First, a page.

As the explosion of comic-book to big screen adaptations continues, it’s becoming harder and harder to be original. When the first Captain America film was released in 2011 (followed by the first The Avengers film a year later), it introduced one of the most iconic superhero figures from the 1940s to a new audience, hungry for immersion in a new world without having prior knowledge of the graphic novels. But the more films are made featuring the same heroes (three Captain America films, two Avengers movies, three Iron Man films), the more difficult it becomes to avoid being tedious at a time when so many lesser-known (to those who aren’t familiar with comic book source material) and exciting heroes are entering the Marvel blockbuster universe, like the Guardians of the Galaxy, Antman and Deadpool movies, and on the small screen, Daredevil and Jessica Jones.
In Captain America: Civil War, the Avengers are pitted against each other when world governments decide the group can no longer act on its own due to all the death and destruction that follow every heroic act. There needs to be regulation and oversight. Tony Stark/Iron Man (Robert Downey Jr), Natasha Romanoff/Black Widow (Scarlett Johannson), Vision (Paul Bettany), and Lt James Rhodes/War Machine (Don Cheadle), agree. The rest, led by Steve Rogers (Chris Evans), don’t. But when the Captain’s war-time friend, the Winter Soldier Bucky Barnes (Sebastian Stan), surfaces during the assassination of the King of Wakanda, T’Chaka, while the United Nations is about to sign the accord, the team is torn in half. The king’s son T’Challa/Black Panther (Chadwick Boseman) vows to take revenge.
But, Steve doesn’t believe Bucky is responsible, even though CCTV footage shows the Winter Soldier planting a bomb. The opening scenes of the film show how Bucky becomes a cold-blooded killing machine after being brainwashed and reprogrammed. Yet Steve helps him elude capture, hoping to prove that even though his friend is like a robo-killer, he’s not guilty of this crime. Cue ‘civil war’, where loyalties and friendships are put to a violent test. Team Iron Man, joined by Black Panther and (the new) Peter Parker/Spiderman (Tom Holland) go up against Team Captain America: Bucky, Sam Wilson/Falcon (Anthony Mackie), Wanda Maximoff/Scarlett Witch (Elizabeth Olsen), Clint Barton/Hawkeye (Jeremy Renner), and Scott Lang/Ant-Man (Paul Rudd).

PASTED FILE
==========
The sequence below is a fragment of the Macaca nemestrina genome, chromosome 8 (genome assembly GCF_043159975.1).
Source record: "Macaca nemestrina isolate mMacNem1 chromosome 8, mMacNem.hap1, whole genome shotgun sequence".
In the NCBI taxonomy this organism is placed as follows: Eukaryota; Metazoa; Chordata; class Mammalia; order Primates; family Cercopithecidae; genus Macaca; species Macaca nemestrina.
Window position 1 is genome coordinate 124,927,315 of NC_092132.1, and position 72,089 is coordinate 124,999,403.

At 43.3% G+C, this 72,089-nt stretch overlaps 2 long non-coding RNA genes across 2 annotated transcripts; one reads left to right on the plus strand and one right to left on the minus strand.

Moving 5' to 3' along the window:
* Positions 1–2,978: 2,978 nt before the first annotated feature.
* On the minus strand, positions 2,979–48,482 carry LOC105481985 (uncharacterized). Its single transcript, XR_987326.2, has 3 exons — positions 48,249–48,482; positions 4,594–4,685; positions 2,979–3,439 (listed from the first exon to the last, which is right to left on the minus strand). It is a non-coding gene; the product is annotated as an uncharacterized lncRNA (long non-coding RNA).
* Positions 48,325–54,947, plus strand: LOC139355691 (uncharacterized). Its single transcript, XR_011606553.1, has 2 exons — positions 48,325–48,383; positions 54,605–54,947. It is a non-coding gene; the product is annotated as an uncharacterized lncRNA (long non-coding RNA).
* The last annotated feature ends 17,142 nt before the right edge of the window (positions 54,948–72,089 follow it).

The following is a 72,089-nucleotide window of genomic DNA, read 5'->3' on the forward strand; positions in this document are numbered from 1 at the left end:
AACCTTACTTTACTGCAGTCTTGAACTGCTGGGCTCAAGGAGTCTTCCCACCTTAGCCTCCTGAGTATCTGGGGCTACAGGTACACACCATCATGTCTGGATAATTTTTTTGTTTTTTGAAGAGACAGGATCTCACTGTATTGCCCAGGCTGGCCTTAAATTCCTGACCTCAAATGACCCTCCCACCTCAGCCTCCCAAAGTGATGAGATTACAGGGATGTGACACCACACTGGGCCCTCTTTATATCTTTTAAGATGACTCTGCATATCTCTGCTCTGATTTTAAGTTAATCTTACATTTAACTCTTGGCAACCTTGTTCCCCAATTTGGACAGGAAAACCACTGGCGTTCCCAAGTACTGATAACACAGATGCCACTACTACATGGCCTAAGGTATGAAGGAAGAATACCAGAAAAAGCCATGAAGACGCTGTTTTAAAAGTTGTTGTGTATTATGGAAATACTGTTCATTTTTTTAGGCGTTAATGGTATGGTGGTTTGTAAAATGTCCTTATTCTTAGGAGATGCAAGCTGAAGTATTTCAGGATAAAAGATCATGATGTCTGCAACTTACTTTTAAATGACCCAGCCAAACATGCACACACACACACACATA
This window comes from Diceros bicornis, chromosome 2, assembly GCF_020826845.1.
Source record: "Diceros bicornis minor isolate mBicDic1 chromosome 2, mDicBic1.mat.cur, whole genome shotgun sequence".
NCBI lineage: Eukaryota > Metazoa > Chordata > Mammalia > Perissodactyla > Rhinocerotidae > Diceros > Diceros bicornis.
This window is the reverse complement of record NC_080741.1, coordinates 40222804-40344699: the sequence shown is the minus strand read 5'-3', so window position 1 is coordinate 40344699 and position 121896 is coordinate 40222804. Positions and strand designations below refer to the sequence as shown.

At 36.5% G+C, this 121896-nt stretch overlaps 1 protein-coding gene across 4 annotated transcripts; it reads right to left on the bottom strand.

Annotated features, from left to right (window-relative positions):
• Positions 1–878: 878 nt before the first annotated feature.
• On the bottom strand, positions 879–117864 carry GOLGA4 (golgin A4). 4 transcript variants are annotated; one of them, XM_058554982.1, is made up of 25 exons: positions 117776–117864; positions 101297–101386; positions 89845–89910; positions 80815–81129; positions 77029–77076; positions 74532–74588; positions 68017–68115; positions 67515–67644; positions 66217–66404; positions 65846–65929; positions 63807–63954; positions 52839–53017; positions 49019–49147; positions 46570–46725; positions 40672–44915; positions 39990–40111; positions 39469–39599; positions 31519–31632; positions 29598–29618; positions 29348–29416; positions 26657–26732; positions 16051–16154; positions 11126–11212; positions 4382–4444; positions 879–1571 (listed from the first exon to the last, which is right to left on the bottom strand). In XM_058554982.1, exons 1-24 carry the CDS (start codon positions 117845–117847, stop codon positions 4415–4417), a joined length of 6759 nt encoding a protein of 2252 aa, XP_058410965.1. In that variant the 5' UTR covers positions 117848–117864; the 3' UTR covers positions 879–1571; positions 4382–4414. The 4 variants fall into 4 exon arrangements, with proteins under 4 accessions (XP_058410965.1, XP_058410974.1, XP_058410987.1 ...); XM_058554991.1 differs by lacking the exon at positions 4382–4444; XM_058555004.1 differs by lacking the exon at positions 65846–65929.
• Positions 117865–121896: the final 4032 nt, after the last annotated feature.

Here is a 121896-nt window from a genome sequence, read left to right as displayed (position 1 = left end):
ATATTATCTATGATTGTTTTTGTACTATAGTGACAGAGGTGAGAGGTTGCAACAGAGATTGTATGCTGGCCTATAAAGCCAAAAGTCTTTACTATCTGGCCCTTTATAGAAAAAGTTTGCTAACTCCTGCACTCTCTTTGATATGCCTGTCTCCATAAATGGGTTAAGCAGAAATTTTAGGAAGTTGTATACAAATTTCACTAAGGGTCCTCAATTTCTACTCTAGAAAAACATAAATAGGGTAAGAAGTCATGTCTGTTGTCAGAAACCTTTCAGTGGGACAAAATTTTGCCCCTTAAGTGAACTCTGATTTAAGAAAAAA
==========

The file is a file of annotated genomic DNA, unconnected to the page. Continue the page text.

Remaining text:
The action scenes, particularly the big fight between the two teams, as well as a one-on-one between Iron Man and Captain America are spectacular. But the dialogue at times descend into laughable clichés and one-liners about besties that reminded me of high school, like the Black Widow to Hawkeye before the major showdown: “Are we still friends?” “It depends on how hard you hit me.” Or, Steve to Tony before they start pummelling each other: “You know I wouldn’t do this if I had any other choice, but he’s my friend.” Tony: “So was I.” The witticisms of Tony in particular, have become stale.
However, even with a focus on flying fists, the film asks some interesting questions, like whether intervention in global affairs and conflicts can outweigh the ensuing collateral damage, and, whether loyalty to friends should trumps ‘morality’.
The biggest flaw of the film is that it shows little character development. By now, moviegoers know the back stories of Captain America and Iron Man ad nauseum (well, for me at least), and because of this Civil War lacks freshness. The most intriguing parts are the cursory introduction of the newly-cast Spiderman and Chadwick Boseman’s dark, magnetic Black Panther, who finally gets a bit more screen time. Yes, yes the film is not about them, but still, it’s a long wait for the new Spiderman film – set for release next year – and the Black Panther standalone, which is only due out in 2018.
Obviously, Captain America: Civil War has performed superbly at the box office since its release. But, there is little that motivates for another film that focuses on Steve Rogers (and also Iron Man). This blockbuster is aimed more at fans of the comic books rather than those who, like me, are fans of the genre on the big screen, and know little about the source material. Unless you’re particularly fond of watching action films in a cinema, this could wait until DVD release.
Director: Anthony and Joe Russo
Cast: Chris Evans, Robert Downey Jr., Sebastian Stan, Scarlett Johansson, Sam Wilson, Anthony Mackie, Don Cheadle, Paul Bettany, Jeremy Renner, Chadwick Boseman, Elizabeth Olsen, Paul Rudd, Tom Holland, Daniel Brühl
Rating: 3 out of 5